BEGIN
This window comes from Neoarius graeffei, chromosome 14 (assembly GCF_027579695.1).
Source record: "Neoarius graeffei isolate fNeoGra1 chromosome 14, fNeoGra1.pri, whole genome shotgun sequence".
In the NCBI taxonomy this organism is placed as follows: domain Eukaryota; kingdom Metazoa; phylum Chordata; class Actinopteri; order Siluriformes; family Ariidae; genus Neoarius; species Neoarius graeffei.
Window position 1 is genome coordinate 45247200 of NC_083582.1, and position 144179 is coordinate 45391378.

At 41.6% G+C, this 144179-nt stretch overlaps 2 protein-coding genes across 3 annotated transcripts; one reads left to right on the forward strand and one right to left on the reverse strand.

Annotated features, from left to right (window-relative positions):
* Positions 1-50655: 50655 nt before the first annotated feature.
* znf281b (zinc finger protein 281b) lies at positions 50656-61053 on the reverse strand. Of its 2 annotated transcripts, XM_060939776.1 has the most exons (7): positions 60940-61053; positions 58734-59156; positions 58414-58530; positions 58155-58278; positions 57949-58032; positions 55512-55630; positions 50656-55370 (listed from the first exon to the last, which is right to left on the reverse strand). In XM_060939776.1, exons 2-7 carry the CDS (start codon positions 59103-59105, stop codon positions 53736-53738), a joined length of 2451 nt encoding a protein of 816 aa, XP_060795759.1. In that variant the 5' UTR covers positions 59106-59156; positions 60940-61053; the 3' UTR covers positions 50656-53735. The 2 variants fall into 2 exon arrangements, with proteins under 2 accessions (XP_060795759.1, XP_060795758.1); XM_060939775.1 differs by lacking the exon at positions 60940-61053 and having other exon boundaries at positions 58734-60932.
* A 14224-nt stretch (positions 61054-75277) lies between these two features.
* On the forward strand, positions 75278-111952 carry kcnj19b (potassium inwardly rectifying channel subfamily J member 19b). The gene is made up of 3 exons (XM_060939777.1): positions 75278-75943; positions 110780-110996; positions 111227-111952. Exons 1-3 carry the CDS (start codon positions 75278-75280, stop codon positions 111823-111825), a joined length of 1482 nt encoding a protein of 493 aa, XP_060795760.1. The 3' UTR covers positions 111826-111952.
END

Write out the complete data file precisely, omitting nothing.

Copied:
This window comes from Neoarius graeffei, chromosome 14 (assembly GCF_027579695.1).
Source record: "Neoarius graeffei isolate fNeoGra1 chromosome 14, fNeoGra1.pri, whole genome shotgun sequence".
In the NCBI taxonomy this organism is placed as follows: domain Eukaryota; kingdom Metazoa; phylum Chordata; class Actinopteri; order Siluriformes; family Ariidae; genus Neoarius; species Neoarius graeffei.
Window position 1 is genome coordinate 45247200 of NC_083582.1, and position 144179 is coordinate 45391378.

At 41.6% G+C, this 144179-nt stretch overlaps 2 protein-coding genes across 3 annotated transcripts; one reads left to right on the forward strand and one right to left on the reverse strand.

Annotated features, from left to right (window-relative positions):
* Positions 1-50655: 50655 nt before the first annotated feature.
* znf281b (zinc finger protein 281b) lies at positions 50656-61053 on the reverse strand. Of its 2 annotated transcripts, XM_060939776.1 has the most exons (7): positions 60940-61053; positions 58734-59156; positions 58414-58530; positions 58155-58278; positions 57949-58032; positions 55512-55630; positions 50656-55370 (listed from the first exon to the last, which is right to left on the reverse strand). In XM_060939776.1, exons 2-7 carry the CDS (start codon positions 59103-59105, stop codon positions 53736-53738), a joined length of 2451 nt encoding a protein of 816 aa, XP_060795759.1. In that variant the 5' UTR covers positions 59106-59156; positions 60940-61053; the 3' UTR covers positions 50656-53735. The 2 variants fall into 2 exon arrangements, with proteins under 2 accessions (XP_060795759.1, XP_060795758.1); XM_060939775.1 differs by lacking the exon at positions 60940-61053 and having other exon boundaries at positions 58734-60932.
* A 14224-nt stretch (positions 61054-75277) lies between these two features.
* On the forward strand, positions 75278-111952 carry kcnj19b (potassium inwardly rectifying channel subfamily J member 19b). The gene is made up of 3 exons (XM_060939777.1): positions 75278-75943; positions 110780-110996; positions 111227-111952. Exons 1-3 carry the CDS (start codon positions 75278-75280, stop codon positions 111823-111825), a joined length of 1482 nt encoding a protein of 493 aa, XP_060795760.1. The 3' UTR covers positions 111826-111952.